We seem to have a love/hate relationship with the Canada goose, don't we?
They are quite magnificent looking birds. I especially enjoy them when in a
V-shaped loud honking flyover above the garden at dusk. . . . . knowing they
are heading home to their pond. Whereas, when grounded in our parks,
ponds and local gardens, I must agree they are extremely mucky pests.
Having become non-migratory, their numbers have increased to thousands
in my area of North Carolina.
Extremely successful at living in human-altered areas, Canada geese have proven able to establish breeding colonies in urban and cultivated areas, which provide food and few natural predators, and are well known as a common park species. Their success has led to them sometimes being considered a pest species because of their depredation of crops and issues with their noise, droppings, and habit of begging for food, especially in their introduced range. via Wikipedia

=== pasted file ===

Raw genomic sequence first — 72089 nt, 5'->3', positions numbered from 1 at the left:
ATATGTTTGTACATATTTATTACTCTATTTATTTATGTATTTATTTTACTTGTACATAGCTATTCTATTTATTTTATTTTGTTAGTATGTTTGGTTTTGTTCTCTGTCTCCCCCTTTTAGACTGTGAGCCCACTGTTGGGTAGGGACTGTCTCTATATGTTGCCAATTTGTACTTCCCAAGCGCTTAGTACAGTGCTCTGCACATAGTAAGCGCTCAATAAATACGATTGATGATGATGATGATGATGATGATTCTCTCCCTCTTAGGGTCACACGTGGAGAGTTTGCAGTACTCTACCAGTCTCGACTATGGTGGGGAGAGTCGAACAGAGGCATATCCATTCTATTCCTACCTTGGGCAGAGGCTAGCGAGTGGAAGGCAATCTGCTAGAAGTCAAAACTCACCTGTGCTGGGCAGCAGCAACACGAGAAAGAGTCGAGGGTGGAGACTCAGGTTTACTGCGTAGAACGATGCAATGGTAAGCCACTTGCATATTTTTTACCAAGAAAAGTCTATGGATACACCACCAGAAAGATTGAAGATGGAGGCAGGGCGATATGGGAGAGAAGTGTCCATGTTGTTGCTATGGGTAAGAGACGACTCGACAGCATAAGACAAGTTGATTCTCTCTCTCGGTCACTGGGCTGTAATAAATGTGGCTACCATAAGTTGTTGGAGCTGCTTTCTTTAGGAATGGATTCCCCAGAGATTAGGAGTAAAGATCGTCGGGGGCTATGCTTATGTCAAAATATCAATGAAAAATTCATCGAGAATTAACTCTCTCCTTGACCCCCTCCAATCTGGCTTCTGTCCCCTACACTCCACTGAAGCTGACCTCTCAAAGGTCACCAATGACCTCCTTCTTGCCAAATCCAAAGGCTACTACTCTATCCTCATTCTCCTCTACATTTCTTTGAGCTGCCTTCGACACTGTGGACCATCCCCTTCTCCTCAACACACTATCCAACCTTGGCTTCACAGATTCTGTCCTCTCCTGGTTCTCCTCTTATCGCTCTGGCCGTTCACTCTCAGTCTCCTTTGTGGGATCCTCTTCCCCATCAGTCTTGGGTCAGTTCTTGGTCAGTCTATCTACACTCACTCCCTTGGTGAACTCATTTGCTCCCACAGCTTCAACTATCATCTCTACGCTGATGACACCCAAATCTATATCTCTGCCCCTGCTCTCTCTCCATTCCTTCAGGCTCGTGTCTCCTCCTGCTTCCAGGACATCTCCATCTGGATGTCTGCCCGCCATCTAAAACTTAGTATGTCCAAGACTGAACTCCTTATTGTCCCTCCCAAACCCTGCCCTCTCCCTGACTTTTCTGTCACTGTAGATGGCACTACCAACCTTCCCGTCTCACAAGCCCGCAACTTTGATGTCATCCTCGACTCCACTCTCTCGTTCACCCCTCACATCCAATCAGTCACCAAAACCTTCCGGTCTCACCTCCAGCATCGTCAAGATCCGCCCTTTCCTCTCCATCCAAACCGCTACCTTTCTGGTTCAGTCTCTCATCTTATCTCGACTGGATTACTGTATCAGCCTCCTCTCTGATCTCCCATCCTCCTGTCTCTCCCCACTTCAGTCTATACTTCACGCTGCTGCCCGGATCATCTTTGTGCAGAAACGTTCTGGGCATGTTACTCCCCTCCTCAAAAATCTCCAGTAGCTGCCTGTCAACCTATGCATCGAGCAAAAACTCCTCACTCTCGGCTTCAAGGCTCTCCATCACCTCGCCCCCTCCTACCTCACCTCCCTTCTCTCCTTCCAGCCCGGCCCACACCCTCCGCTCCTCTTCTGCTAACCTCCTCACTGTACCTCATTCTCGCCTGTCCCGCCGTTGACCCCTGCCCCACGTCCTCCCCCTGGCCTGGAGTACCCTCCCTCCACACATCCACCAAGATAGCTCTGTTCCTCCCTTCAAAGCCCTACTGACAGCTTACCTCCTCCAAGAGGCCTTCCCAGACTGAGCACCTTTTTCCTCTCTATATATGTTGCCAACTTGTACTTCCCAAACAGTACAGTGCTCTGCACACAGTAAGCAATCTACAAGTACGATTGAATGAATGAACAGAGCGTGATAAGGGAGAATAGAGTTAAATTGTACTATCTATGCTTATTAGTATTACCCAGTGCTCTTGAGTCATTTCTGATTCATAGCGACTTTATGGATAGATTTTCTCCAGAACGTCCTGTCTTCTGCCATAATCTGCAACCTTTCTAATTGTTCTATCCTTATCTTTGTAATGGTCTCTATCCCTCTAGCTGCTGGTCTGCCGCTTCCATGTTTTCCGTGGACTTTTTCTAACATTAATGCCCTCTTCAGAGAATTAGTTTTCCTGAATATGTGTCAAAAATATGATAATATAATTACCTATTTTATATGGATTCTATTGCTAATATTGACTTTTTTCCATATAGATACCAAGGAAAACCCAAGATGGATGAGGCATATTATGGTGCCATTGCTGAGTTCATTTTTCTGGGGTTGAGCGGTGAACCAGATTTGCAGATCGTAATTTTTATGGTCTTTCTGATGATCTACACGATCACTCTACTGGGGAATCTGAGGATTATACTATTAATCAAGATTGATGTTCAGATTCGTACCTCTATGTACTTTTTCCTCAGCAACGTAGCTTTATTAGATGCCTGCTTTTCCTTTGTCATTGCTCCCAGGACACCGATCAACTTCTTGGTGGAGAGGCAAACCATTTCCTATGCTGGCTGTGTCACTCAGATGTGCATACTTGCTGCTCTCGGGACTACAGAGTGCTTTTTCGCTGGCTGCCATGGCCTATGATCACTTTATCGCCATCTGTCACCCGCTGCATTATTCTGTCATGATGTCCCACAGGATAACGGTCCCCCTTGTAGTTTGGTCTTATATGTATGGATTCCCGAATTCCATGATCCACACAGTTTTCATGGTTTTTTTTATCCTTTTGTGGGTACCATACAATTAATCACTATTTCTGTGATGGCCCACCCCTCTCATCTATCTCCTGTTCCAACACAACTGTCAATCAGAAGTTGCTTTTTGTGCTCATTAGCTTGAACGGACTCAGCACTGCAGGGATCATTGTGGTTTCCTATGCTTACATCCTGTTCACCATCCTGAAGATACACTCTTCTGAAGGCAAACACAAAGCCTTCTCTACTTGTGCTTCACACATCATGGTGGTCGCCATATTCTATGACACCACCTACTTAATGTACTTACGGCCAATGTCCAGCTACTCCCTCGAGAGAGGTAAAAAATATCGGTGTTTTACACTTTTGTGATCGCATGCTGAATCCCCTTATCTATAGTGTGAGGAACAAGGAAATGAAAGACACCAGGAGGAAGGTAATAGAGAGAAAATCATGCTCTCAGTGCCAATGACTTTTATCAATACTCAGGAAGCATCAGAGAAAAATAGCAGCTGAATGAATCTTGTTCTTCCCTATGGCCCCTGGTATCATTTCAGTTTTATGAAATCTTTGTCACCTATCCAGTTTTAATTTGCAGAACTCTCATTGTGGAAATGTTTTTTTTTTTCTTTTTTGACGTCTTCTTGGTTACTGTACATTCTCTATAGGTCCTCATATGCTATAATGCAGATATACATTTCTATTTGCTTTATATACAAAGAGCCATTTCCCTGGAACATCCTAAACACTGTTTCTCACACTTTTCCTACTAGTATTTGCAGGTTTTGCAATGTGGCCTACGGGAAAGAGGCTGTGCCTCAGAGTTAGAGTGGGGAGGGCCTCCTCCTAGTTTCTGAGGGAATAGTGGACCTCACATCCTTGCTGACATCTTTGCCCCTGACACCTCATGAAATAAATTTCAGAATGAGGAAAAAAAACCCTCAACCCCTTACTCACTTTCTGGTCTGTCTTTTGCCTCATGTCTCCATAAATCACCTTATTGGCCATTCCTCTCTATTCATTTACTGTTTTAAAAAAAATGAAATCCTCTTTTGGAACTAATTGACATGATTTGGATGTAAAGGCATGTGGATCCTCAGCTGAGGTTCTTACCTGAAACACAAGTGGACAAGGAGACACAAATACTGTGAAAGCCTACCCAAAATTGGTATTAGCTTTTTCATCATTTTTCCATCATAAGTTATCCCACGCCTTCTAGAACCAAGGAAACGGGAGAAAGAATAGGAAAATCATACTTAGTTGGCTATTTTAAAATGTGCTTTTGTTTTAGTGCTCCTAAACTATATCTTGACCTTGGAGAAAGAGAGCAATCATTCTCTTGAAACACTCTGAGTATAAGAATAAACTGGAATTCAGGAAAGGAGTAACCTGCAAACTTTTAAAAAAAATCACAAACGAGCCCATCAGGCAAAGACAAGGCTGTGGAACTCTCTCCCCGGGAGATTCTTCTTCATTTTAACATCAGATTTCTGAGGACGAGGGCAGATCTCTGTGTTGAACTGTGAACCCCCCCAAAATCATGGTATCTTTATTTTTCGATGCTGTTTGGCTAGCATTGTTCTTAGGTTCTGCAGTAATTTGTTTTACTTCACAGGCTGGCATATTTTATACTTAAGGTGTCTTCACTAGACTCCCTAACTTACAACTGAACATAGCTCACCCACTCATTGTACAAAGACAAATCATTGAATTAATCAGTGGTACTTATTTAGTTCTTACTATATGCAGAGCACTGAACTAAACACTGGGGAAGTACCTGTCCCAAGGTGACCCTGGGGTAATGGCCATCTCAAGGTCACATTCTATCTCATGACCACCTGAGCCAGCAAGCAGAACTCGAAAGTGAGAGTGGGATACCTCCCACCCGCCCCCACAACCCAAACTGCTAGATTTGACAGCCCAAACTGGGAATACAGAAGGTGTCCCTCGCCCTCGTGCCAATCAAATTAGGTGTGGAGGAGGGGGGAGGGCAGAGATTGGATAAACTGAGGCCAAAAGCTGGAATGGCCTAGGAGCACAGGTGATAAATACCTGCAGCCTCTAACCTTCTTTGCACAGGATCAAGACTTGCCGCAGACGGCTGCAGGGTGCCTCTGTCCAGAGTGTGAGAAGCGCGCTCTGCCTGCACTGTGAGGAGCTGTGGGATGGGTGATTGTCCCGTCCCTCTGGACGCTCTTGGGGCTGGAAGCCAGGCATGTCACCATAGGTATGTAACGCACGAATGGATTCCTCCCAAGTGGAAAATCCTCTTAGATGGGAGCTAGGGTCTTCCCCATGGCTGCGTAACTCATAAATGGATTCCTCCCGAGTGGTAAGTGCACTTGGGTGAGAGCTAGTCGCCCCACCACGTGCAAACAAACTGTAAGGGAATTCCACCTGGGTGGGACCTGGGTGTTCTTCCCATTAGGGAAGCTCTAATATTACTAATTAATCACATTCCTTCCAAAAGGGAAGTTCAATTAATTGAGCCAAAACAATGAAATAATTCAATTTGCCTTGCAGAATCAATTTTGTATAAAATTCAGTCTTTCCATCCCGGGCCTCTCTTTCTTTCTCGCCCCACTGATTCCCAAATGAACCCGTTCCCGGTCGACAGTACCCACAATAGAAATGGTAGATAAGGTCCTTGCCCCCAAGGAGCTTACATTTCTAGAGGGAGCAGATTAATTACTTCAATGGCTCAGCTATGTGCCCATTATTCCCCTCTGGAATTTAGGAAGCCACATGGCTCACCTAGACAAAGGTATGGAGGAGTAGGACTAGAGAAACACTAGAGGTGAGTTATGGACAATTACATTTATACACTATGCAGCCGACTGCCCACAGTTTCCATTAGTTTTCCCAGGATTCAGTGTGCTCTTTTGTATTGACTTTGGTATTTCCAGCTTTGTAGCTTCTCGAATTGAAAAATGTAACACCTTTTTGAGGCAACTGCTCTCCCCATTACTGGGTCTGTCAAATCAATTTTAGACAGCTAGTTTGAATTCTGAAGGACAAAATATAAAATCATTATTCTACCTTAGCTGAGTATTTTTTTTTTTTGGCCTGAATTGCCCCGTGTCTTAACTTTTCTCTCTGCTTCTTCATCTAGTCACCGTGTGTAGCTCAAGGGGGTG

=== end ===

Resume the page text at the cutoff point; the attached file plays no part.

Only a dozen geese were hanging out at the pond Saturday afternoon, along with
two pairs of Mallards. They seemed to get along fine together - there was no bickering
or pecking, just quiet sharing of the open water for resting or swimming, and preening
on, or sliding about on the more stable icy parts of the pond. They mostly ignored me
when I managed to get down close to the bank, no begging for food or honking.
Reflections in the cold water were interesting. . . . . . .
. . . . . impressionist style paintings came to mind.
Have you taken an interesting winter walk this month?
Do you tuck a camera in your pocket when walking?